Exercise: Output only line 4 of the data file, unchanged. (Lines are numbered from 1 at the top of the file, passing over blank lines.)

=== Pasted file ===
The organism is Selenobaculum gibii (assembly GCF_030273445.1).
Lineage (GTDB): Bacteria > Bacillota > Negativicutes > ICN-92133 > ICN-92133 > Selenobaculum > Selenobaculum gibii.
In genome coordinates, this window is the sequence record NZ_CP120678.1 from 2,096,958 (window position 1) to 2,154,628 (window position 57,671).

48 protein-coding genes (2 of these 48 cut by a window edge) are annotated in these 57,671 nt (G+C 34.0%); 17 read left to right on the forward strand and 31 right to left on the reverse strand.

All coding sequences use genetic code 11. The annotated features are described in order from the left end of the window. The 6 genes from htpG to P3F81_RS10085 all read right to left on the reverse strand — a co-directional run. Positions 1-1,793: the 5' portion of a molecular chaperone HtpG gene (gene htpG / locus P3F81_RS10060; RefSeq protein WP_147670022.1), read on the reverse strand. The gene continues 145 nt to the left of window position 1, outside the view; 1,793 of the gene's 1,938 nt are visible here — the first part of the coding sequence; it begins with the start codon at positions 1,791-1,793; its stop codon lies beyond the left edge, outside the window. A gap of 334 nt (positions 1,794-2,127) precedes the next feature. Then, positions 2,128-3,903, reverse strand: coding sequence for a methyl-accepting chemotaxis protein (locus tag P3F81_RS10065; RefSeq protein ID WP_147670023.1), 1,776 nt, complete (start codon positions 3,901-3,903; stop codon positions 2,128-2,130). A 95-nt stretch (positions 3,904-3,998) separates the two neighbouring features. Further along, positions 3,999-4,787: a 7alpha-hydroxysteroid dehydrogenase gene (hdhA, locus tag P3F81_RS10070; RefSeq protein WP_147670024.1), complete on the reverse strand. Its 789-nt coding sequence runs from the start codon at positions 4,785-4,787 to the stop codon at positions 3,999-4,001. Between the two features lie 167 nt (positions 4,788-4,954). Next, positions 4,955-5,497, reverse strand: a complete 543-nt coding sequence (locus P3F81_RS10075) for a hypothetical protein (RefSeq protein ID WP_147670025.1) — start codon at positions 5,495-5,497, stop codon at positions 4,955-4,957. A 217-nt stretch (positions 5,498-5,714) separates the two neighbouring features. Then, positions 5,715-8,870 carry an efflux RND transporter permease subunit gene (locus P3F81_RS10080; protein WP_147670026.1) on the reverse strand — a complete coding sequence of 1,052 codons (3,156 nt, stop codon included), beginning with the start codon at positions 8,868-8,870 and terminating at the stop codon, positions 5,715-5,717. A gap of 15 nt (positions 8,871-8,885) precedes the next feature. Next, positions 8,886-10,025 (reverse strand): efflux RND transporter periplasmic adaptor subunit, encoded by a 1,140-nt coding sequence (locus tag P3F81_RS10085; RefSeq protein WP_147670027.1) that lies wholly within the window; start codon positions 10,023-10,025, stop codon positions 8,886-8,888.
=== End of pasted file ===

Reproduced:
48 protein-coding genes (2 of these 48 cut by a window edge) are annotated in these 57,671 nt (G+C 34.0%); 17 read left to right on the forward strand and 31 right to left on the reverse strand.